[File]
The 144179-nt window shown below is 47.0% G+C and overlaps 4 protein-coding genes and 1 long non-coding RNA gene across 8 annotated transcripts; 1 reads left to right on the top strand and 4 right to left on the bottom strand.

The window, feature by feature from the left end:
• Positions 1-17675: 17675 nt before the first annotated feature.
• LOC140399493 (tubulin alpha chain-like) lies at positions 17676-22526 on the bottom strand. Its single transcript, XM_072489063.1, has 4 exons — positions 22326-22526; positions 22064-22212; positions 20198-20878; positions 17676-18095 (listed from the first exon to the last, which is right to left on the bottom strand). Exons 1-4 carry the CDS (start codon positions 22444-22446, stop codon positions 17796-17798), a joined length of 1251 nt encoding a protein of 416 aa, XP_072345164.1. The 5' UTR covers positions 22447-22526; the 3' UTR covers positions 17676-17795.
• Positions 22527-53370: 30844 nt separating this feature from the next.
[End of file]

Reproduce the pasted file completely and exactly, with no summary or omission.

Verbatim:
The 144179-nt window shown below is 47.0% G+C and overlaps 4 protein-coding genes and 1 long non-coding RNA gene across 8 annotated transcripts; 1 reads left to right on the top strand and 4 right to left on the bottom strand.

The window, feature by feature from the left end:
• Positions 1-17675: 17675 nt before the first annotated feature.
• LOC140399493 (tubulin alpha chain-like) lies at positions 17676-22526 on the bottom strand. Its single transcript, XM_072489063.1, has 4 exons — positions 22326-22526; positions 22064-22212; positions 20198-20878; positions 17676-18095 (listed from the first exon to the last, which is right to left on the bottom strand). Exons 1-4 carry the CDS (start codon positions 22444-22446, stop codon positions 17796-17798), a joined length of 1251 nt encoding a protein of 416 aa, XP_072345164.1. The 5' UTR covers positions 22447-22526; the 3' UTR covers positions 17676-17795.
• Positions 22527-53370: 30844 nt separating this feature from the next.